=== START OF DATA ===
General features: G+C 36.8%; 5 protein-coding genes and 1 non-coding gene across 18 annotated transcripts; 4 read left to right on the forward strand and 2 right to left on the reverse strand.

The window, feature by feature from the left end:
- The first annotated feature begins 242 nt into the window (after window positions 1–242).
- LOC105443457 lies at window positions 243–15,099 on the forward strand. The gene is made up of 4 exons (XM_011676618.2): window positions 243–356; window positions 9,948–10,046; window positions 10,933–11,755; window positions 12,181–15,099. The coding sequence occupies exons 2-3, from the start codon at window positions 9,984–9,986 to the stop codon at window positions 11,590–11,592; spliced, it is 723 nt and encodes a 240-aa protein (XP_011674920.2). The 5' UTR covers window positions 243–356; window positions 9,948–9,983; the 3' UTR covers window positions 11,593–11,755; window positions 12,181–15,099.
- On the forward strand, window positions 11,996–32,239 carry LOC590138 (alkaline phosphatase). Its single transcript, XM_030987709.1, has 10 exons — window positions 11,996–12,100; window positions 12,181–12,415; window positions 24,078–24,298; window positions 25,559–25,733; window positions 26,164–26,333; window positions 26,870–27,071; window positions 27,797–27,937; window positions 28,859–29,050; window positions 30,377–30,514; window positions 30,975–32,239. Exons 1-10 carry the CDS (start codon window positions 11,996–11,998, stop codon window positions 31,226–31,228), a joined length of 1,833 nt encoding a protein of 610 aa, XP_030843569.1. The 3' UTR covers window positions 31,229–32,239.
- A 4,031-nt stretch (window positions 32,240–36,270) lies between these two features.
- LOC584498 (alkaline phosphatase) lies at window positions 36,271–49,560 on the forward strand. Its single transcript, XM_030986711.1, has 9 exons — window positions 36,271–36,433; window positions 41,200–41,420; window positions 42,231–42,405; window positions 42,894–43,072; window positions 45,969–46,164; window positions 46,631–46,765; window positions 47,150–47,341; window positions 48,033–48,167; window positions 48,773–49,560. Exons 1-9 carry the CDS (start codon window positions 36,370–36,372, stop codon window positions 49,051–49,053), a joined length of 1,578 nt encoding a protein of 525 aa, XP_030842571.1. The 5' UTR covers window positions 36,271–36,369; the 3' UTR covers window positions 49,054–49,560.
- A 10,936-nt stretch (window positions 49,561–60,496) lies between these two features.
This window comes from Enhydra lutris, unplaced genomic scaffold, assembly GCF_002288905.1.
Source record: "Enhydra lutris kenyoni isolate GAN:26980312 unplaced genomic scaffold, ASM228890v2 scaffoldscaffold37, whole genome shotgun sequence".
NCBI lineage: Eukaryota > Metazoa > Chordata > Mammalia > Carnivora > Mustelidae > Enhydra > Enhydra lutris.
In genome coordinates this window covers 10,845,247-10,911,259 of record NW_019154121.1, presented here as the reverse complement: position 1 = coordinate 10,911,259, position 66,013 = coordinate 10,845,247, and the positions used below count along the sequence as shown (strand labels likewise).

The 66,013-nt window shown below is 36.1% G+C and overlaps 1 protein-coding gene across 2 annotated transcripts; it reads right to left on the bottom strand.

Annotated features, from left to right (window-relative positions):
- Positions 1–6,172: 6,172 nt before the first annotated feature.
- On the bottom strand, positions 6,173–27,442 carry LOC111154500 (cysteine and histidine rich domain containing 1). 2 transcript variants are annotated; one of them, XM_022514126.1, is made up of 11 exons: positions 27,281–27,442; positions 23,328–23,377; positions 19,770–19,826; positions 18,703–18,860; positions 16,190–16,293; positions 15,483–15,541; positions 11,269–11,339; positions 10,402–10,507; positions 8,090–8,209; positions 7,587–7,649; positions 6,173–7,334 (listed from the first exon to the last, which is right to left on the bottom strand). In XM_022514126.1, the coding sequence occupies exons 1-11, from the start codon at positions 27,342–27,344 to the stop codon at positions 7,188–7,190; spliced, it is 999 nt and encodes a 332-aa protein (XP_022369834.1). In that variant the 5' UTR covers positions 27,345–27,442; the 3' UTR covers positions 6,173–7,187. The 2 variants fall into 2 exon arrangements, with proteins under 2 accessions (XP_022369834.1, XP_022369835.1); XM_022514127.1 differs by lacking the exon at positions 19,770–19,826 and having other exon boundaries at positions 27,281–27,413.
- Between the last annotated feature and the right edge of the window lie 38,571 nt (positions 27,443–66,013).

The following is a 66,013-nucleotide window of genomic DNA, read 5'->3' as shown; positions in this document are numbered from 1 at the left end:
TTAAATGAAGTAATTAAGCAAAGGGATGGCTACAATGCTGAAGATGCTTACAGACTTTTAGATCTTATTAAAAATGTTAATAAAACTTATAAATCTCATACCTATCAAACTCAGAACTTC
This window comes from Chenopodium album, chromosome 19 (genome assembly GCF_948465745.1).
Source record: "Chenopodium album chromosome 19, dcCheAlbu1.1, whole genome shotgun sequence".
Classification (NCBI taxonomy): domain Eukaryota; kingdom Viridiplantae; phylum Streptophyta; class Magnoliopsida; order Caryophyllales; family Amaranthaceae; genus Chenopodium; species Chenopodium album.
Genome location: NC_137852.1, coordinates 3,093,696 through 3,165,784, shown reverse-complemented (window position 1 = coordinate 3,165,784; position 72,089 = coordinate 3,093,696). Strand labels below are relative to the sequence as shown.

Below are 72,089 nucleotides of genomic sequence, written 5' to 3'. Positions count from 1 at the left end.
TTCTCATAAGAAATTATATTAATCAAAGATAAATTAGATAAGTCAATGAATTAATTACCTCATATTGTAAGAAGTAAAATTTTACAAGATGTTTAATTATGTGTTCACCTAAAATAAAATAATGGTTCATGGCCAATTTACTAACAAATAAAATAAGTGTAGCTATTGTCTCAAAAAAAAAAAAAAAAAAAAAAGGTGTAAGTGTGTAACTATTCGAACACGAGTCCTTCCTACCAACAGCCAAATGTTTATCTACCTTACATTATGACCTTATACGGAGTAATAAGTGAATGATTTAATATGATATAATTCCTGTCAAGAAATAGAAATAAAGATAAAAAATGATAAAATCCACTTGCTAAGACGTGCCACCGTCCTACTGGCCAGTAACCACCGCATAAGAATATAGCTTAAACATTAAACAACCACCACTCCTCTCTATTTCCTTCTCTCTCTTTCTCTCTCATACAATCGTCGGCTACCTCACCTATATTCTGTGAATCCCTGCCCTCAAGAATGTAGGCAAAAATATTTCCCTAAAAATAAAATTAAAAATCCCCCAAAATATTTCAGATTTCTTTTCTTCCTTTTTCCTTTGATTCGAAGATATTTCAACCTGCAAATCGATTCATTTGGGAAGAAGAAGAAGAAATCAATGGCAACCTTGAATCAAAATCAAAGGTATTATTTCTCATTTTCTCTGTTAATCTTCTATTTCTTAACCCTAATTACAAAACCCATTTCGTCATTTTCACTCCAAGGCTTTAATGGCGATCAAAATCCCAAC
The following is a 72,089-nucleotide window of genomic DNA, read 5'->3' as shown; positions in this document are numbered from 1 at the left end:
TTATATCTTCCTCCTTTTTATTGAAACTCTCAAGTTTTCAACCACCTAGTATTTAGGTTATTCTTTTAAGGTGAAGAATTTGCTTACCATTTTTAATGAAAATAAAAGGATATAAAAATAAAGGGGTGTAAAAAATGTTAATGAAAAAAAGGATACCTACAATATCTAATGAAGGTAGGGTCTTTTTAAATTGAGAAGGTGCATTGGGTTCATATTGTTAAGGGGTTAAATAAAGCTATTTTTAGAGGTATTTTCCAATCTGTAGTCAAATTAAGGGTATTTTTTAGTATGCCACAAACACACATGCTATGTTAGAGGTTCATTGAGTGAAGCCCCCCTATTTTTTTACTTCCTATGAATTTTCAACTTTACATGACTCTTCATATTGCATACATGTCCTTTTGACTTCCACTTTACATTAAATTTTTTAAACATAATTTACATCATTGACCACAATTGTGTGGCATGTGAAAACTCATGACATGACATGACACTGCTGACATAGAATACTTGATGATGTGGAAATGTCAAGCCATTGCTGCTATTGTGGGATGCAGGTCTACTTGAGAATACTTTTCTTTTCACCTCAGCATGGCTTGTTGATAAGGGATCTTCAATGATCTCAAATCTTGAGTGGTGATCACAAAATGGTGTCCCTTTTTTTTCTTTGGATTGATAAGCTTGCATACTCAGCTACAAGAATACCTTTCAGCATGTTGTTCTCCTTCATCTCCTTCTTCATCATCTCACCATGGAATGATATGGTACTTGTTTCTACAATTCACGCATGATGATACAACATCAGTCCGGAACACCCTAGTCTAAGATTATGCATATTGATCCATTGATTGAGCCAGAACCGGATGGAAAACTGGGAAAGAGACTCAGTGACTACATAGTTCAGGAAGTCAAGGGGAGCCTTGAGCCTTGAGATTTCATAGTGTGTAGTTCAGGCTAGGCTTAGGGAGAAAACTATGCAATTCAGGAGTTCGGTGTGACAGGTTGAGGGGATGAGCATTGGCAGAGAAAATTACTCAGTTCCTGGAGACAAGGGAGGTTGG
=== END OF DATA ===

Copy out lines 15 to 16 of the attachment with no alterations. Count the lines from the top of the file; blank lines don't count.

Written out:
- Positions 1–6,172: 6,172 nt before the first annotated feature.
- On the bottom strand, positions 6,173–27,442 carry LOC111154500 (cysteine and histidine rich domain containing 1). 2 transcript variants are annotated; one of them, XM_022514126.1, is made up of 11 exons: positions 27,281–27,442; positions 23,328–23,377; positions 19,770–19,826; positions 18,703–18,860; positions 16,190–16,293; positions 15,483–15,541; positions 11,269–11,339; positions 10,402–10,507; positions 8,090–8,209; positions 7,587–7,649; positions 6,173–7,334 (listed from the first exon to the last, which is right to left on the bottom strand). In XM_022514126.1, the coding sequence occupies exons 1-11, from the start codon at positions 27,342–27,344 to the stop codon at positions 7,188–7,190; spliced, it is 999 nt and encodes a 332-aa protein (XP_022369834.1). In that variant the 5' UTR covers positions 27,345–27,442; the 3' UTR covers positions 6,173–7,187. The 2 variants fall into 2 exon arrangements, with proteins under 2 accessions (XP_022369834.1, XP_022369835.1); XM_022514127.1 differs by lacking the exon at positions 19,770–19,826 and having other exon boundaries at positions 27,281–27,413.